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Mistrust in doctors, not vaccine hesitancy is the main cause of vaccination gaps in the Hispanic community 

This week, AM analysts are tracking how mistrust in doctors is affecting vaccination rates within the Hispanic community. As vaccine rollout continues, CNN reports an alarming surge in COVID-19 cases, which experts believe is due to the highly contagious Delta variant. The variant is spreading about 50% faster than the version that first began infecting people in late 2019. Although Black and Hispanic populations are among the hardest hit by COVID-19, Hispanic communities remain at higher risk of COVID-19 infections because of lagging vaccination rates. Experts believe that vaccine skepticism stems from mistrust of doctors and unethical medical practices that target people of color. 

Just last month, a report by Axios uncovered some of the reasons why people of color don’t trust science. Danté Morehead, a community health educator at Fred Hutchinson Cancer Research Center, believes that unfairness in our medical system has contributed to a distrust of doctors and science for Hispanics and Blacks. “I’m not saying that our medical system or our science is itself completely racist, but it is rooted in inequities that have historically exploited people of color for research, mischaracterized our symptoms or pain, and hasn’t provided us with equal quality access… And, these things affect our outcomes,” Morehead says. He is not alone, according to new research released by the American Board of Internal Medicine (ABIM) Foundation, there is inherent systemic racism within the healthcare system. The survey found that close to 60% of adult consumers say the U.S. healthcare system at least “somewhat” discriminates against people of color and close to 50% of physicians agreed. A little over 10% of Hispanic adults reported discrimination by a doctor.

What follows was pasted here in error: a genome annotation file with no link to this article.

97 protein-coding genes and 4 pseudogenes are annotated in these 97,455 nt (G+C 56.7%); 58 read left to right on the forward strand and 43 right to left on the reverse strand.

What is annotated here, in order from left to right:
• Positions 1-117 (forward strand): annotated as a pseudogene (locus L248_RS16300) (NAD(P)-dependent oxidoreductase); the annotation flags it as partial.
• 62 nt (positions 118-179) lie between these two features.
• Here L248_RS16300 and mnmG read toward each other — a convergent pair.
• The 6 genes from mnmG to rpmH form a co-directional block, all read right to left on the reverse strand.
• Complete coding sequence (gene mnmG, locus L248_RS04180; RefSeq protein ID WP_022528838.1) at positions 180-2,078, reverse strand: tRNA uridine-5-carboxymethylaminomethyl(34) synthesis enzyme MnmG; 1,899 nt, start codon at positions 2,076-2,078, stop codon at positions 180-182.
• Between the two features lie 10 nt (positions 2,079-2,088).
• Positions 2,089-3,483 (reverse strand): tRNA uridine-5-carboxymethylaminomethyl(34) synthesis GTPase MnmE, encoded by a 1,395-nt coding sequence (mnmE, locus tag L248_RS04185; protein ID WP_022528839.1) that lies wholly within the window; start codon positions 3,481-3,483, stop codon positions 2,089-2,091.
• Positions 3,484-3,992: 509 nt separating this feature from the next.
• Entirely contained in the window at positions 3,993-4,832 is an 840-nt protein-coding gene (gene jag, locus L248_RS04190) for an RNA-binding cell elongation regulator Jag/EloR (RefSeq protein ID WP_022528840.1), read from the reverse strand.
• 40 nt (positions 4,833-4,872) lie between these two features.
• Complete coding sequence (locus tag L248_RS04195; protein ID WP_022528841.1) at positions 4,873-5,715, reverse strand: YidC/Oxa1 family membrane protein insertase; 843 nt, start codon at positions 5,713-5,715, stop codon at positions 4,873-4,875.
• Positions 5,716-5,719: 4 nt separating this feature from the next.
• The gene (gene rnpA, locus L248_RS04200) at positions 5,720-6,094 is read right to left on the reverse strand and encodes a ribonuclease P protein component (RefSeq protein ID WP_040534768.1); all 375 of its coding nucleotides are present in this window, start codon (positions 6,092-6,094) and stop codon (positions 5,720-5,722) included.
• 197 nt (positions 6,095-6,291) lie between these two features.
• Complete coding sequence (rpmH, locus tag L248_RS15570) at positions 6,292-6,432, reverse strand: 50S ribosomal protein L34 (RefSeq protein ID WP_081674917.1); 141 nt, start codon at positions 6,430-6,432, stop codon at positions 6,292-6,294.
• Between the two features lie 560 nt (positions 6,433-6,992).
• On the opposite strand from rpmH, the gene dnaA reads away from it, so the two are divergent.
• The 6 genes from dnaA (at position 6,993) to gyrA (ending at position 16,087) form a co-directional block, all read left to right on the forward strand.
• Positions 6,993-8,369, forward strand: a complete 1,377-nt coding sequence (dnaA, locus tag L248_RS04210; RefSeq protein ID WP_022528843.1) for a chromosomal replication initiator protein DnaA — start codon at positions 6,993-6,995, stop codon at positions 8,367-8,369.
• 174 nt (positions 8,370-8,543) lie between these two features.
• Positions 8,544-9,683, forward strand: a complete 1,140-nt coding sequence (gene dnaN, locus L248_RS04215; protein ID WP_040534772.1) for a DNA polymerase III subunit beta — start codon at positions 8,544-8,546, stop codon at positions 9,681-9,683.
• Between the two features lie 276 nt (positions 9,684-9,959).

In addition to mistrust of doctors, unethical medical practices are to blame for vaccine hesitancy. Thousands of Latinos were sterilized in the 20th century and the memories have resurfaced during the wake of the COVID-19 pandemic. The landmark case, Madrigal v. Quilligan was a civil rights class-action lawsuit filed in 1978 by 10 Mexican American women against Los Angeles County-USC Medical Center for involuntary or forced sterilization. The plaintiffs were residents of East Los Angeles, a predominately Latinx community with inadequate medical and educational resources. According to USA Today, during the 20th century, about 20,000 women and men were sterilized in California under the state eugenics policies. Liany Arroyo, director of Hartford’s local health department, says in addition to Latino residents worrying about how quickly the vaccines were developed and what long-term effects they may have, they have historical reasons to be skeptical. “There are also things that happened in the Latino community that we don’t necessarily always talk about,” Arroyo said, one of which is the experiments in the 1940s where the U.S. Public Health service used sex workers to expose prisoners in Guatemalan jails with sexually transmitted diseases. Or in the 1950s, Puerto Rican women from low-income communities were given experimental birth control pills without being told they were part of a clinical trial.